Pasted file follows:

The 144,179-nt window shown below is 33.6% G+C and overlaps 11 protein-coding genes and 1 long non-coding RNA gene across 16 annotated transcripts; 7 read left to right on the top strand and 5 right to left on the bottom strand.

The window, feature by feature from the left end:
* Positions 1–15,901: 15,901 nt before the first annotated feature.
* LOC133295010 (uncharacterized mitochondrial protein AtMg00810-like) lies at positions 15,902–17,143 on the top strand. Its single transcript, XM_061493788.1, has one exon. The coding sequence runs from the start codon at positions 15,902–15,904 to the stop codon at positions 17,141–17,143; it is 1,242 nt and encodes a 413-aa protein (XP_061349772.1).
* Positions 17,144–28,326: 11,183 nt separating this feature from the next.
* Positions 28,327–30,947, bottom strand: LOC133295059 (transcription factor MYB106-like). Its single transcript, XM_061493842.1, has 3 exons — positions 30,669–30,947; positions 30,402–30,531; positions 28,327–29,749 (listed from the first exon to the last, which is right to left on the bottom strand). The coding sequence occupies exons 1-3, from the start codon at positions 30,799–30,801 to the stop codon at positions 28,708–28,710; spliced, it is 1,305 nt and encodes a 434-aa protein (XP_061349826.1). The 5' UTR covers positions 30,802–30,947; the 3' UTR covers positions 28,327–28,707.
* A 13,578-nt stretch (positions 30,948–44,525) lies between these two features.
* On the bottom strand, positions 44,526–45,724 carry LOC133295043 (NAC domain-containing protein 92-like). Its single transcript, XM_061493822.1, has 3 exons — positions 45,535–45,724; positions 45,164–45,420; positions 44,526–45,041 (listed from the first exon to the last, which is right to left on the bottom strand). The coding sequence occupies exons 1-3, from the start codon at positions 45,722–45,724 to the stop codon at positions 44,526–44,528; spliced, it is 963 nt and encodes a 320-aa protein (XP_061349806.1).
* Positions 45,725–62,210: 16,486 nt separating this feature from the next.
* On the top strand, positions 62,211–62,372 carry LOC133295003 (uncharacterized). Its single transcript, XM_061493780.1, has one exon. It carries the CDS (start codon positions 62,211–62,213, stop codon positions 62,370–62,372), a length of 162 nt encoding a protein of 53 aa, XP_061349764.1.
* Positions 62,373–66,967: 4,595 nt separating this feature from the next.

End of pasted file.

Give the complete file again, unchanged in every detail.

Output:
The 144,179-nt window shown below is 33.6% G+C and overlaps 11 protein-coding genes and 1 long non-coding RNA gene across 16 annotated transcripts; 7 read left to right on the top strand and 5 right to left on the bottom strand.

The window, feature by feature from the left end:
* Positions 1–15,901: 15,901 nt before the first annotated feature.
* LOC133295010 (uncharacterized mitochondrial protein AtMg00810-like) lies at positions 15,902–17,143 on the top strand. Its single transcript, XM_061493788.1, has one exon. The coding sequence runs from the start codon at positions 15,902–15,904 to the stop codon at positions 17,141–17,143; it is 1,242 nt and encodes a 413-aa protein (XP_061349772.1).
* Positions 17,144–28,326: 11,183 nt separating this feature from the next.
* Positions 28,327–30,947, bottom strand: LOC133295059 (transcription factor MYB106-like). Its single transcript, XM_061493842.1, has 3 exons — positions 30,669–30,947; positions 30,402–30,531; positions 28,327–29,749 (listed from the first exon to the last, which is right to left on the bottom strand). The coding sequence occupies exons 1-3, from the start codon at positions 30,799–30,801 to the stop codon at positions 28,708–28,710; spliced, it is 1,305 nt and encodes a 434-aa protein (XP_061349826.1). The 5' UTR covers positions 30,802–30,947; the 3' UTR covers positions 28,327–28,707.
* A 13,578-nt stretch (positions 30,948–44,525) lies between these two features.
* On the bottom strand, positions 44,526–45,724 carry LOC133295043 (NAC domain-containing protein 92-like). Its single transcript, XM_061493822.1, has 3 exons — positions 45,535–45,724; positions 45,164–45,420; positions 44,526–45,041 (listed from the first exon to the last, which is right to left on the bottom strand). The coding sequence occupies exons 1-3, from the start codon at positions 45,722–45,724 to the stop codon at positions 44,526–44,528; spliced, it is 963 nt and encodes a 320-aa protein (XP_061349806.1).
* Positions 45,725–62,210: 16,486 nt separating this feature from the next.
* On the top strand, positions 62,211–62,372 carry LOC133295003 (uncharacterized). Its single transcript, XM_061493780.1, has one exon. It carries the CDS (start codon positions 62,211–62,213, stop codon positions 62,370–62,372), a length of 162 nt encoding a protein of 53 aa, XP_061349764.1.
* Positions 62,373–66,967: 4,595 nt separating this feature from the next.